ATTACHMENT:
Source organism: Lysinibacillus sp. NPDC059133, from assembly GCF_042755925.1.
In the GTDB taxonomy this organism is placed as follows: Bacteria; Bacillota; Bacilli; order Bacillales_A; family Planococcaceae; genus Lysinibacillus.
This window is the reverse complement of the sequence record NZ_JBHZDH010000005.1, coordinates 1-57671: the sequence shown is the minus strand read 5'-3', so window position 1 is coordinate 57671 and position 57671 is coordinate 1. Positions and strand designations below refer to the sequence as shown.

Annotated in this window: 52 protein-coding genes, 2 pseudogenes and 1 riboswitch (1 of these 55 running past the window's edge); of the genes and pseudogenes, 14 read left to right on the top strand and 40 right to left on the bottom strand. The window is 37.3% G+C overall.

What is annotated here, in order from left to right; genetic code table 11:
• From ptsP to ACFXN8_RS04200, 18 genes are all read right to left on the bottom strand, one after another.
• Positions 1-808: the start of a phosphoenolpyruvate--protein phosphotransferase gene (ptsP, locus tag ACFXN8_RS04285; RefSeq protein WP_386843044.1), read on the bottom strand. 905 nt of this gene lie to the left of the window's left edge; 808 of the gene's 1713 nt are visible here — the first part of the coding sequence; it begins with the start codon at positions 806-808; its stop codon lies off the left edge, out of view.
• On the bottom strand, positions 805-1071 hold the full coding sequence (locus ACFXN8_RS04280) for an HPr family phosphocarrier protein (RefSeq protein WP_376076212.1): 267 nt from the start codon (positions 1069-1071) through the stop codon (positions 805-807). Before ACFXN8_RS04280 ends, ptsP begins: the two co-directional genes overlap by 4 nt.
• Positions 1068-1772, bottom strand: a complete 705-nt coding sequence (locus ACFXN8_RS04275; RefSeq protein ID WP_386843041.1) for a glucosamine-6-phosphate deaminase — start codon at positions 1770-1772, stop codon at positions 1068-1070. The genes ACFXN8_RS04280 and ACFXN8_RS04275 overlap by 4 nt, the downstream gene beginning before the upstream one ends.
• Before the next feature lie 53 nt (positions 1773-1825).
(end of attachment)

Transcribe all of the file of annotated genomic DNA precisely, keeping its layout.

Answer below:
Source organism: Lysinibacillus sp. NPDC059133, from assembly GCF_042755925.1.
In the GTDB taxonomy this organism is placed as follows: Bacteria; Bacillota; Bacilli; order Bacillales_A; family Planococcaceae; genus Lysinibacillus.
This window is the reverse complement of the sequence record NZ_JBHZDH010000005.1, coordinates 1-57671: the sequence shown is the minus strand read 5'-3', so window position 1 is coordinate 57671 and position 57671 is coordinate 1. Positions and strand designations below refer to the sequence as shown.

Annotated in this window: 52 protein-coding genes, 2 pseudogenes and 1 riboswitch (1 of these 55 running past the window's edge); of the genes and pseudogenes, 14 read left to right on the top strand and 40 right to left on the bottom strand. The window is 37.3% G+C overall.

What is annotated here, in order from left to right; genetic code table 11:
• From ptsP to ACFXN8_RS04200, 18 genes are all read right to left on the bottom strand, one after another.
• Positions 1-808: the start of a phosphoenolpyruvate--protein phosphotransferase gene (ptsP, locus tag ACFXN8_RS04285; RefSeq protein WP_386843044.1), read on the bottom strand. 905 nt of this gene lie to the left of the window's left edge; 808 of the gene's 1713 nt are visible here — the first part of the coding sequence; it begins with the start codon at positions 806-808; its stop codon lies off the left edge, out of view.
• On the bottom strand, positions 805-1071 hold the full coding sequence (locus ACFXN8_RS04280) for an HPr family phosphocarrier protein (RefSeq protein WP_376076212.1): 267 nt from the start codon (positions 1069-1071) through the stop codon (positions 805-807). Before ACFXN8_RS04280 ends, ptsP begins: the two co-directional genes overlap by 4 nt.
• Positions 1068-1772, bottom strand: a complete 705-nt coding sequence (locus ACFXN8_RS04275; RefSeq protein ID WP_386843041.1) for a glucosamine-6-phosphate deaminase — start codon at positions 1770-1772, stop codon at positions 1068-1070. The genes ACFXN8_RS04280 and ACFXN8_RS04275 overlap by 4 nt, the downstream gene beginning before the upstream one ends.
• Before the next feature lie 53 nt (positions 1773-1825).